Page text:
Then there's the S trap. (Cue Darth Vader's theme.) You'd think from all the negative talk about these traps that they are some evil product from the dark side of the force. S traps are used in other parts of the world and there's nothing wrong with an S trap if it is properly installed and vented. Note the caveat. S traps often are not properly vented. The problem with the S trap is its sensitivity to proper installation and venting compared to the P trap; thus, it is more prone to losing its seal. Like drum and bell traps, S traps are a deficiency in newer homes, but can continue to serve in older homes. You might want to make your clients aware of the potential problems. Figure 2 shows the drum, bell and S traps.
The fixture arm
The fixture arm (also known as the trap arm) is the pipe that connects the fixture trap to its vent. Figure 3 demonstrates this. Most amateur plumbers, and a few professionals it seems, don't realize that the length and slope of the fixture arm is important to avoid siphoning the trap. It makes sense when you think about it. If the fixture arm outlet is below the trap outlet, it's like putting a hose in a gas tank to siphon some of the gas into a can. The trap will be siphoned and lose its seal. Figure 4 demonstrates this.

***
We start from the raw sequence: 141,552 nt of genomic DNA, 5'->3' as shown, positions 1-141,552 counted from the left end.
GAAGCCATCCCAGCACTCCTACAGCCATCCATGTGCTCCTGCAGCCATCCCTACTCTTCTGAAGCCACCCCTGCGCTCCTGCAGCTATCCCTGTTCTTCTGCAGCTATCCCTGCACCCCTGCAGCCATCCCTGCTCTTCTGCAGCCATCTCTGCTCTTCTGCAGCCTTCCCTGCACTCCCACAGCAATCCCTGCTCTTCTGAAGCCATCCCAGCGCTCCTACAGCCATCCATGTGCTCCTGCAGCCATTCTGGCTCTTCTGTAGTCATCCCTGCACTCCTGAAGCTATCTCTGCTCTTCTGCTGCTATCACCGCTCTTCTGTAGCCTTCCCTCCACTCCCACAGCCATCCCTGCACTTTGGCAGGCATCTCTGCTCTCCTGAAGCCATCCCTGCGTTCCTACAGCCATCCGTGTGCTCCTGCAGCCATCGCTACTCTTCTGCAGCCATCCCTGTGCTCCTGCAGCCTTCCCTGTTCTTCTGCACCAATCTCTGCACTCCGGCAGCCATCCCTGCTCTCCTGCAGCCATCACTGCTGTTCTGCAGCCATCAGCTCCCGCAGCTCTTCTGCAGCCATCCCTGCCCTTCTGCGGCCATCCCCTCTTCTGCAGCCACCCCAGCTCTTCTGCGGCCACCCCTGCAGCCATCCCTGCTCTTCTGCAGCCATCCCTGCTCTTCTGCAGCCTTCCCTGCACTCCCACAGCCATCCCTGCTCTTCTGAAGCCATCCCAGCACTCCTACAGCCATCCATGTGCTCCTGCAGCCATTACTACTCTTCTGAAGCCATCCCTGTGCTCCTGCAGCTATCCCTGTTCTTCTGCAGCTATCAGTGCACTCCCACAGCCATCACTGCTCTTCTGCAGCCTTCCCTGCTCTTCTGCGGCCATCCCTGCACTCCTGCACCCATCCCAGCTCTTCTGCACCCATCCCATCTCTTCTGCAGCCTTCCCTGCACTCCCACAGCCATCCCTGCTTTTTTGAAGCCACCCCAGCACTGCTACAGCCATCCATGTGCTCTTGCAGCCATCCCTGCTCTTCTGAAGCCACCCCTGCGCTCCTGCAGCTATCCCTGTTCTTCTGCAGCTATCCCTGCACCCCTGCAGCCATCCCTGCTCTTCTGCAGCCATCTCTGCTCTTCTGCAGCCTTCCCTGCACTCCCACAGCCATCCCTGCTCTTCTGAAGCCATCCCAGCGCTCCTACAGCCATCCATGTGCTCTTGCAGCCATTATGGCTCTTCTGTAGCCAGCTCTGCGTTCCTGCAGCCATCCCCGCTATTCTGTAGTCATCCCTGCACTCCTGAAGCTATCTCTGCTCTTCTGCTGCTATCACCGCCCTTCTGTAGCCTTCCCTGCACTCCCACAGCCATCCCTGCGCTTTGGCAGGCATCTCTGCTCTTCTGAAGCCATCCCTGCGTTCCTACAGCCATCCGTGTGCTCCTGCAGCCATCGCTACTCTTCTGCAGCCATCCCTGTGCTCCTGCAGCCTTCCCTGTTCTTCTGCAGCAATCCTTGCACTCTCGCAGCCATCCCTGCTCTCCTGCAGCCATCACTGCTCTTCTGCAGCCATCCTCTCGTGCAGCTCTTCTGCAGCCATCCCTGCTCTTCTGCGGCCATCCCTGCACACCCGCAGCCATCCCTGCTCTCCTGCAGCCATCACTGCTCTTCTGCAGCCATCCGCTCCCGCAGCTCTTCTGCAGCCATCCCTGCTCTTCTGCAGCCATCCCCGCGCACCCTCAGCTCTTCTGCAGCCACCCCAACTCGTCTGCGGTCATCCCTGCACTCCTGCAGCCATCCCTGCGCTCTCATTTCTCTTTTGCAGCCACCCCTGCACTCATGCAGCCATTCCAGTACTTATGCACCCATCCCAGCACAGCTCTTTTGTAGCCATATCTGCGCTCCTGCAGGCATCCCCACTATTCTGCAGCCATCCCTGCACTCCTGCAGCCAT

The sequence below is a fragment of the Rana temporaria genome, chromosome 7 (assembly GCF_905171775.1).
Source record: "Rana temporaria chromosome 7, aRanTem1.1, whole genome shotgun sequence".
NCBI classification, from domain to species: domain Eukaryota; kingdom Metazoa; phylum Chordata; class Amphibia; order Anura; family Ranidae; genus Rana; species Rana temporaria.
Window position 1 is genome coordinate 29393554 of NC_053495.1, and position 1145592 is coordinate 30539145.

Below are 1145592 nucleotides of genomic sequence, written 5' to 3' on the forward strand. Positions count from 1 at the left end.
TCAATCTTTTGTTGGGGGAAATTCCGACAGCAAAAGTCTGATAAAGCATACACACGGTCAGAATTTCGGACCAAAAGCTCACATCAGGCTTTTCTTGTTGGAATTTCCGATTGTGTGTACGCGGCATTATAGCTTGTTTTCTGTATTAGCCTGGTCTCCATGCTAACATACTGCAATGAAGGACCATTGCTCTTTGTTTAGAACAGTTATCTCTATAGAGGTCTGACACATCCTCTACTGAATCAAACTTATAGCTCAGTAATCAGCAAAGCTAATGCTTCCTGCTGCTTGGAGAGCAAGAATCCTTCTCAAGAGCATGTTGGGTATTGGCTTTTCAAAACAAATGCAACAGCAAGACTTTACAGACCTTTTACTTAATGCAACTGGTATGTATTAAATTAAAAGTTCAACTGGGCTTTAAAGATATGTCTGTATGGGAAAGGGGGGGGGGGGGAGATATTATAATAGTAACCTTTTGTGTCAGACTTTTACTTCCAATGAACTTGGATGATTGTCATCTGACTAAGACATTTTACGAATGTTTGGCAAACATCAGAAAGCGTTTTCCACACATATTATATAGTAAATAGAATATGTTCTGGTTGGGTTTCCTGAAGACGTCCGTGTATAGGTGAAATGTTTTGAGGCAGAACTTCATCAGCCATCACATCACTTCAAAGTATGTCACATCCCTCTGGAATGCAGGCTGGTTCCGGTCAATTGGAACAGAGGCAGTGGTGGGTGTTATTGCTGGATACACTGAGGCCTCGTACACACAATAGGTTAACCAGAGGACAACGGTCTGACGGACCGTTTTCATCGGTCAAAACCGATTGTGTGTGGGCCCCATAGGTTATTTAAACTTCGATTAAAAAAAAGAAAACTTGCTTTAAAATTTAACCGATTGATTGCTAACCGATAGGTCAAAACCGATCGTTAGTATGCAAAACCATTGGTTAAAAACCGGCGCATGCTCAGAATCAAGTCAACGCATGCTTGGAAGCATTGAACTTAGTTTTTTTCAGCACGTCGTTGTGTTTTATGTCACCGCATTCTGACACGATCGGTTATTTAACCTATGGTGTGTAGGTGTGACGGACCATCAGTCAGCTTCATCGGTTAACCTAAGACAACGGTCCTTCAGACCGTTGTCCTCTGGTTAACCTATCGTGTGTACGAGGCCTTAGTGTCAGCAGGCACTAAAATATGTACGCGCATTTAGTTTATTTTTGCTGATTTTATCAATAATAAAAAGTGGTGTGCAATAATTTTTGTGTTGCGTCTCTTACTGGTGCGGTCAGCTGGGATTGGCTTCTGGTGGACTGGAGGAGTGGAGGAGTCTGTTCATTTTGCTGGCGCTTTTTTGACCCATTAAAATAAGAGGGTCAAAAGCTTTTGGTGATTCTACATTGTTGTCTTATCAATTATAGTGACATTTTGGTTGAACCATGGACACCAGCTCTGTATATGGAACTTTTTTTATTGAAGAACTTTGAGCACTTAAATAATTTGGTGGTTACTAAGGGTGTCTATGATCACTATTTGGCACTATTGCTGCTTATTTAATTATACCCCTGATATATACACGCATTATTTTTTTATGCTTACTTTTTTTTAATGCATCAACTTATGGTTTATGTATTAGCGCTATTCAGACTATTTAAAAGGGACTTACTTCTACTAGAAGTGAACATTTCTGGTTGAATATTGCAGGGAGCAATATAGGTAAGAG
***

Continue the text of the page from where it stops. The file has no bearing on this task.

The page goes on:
Pipes smaller than 3 inches diameter should slope at least ¼ inch per foot and ideally not much more. At ¼ inch per foot, a 1¼-inch fixture arm for a bathroom sink will be below the trap outlet after 5 feet. This, coincidentally, is the maximum allowed length for a 1¼-inch fixture arm. The maximum length for a 1½-inch fixture arm is 6 feet and a 2-inch fixture may be no longer than 8 feet. Remember, rules may be different in your area.
Unless you're performing a predrywall inspection, it's unlikely you will be able to inspect most of the vent system. There's no point in going into the details of venting systems, but a quick summary may give you some perspective. There are many ways to configure a vent system to protect multiple traps with one vent pipe. Wet vents protect multiple traps by using one strategically placed vent near the beginning of the vent system and by using an oversized drain/vent pipe to let stuff flow while providing enough air to protect the traps.
Figure 5 shows a horizontal wet vent.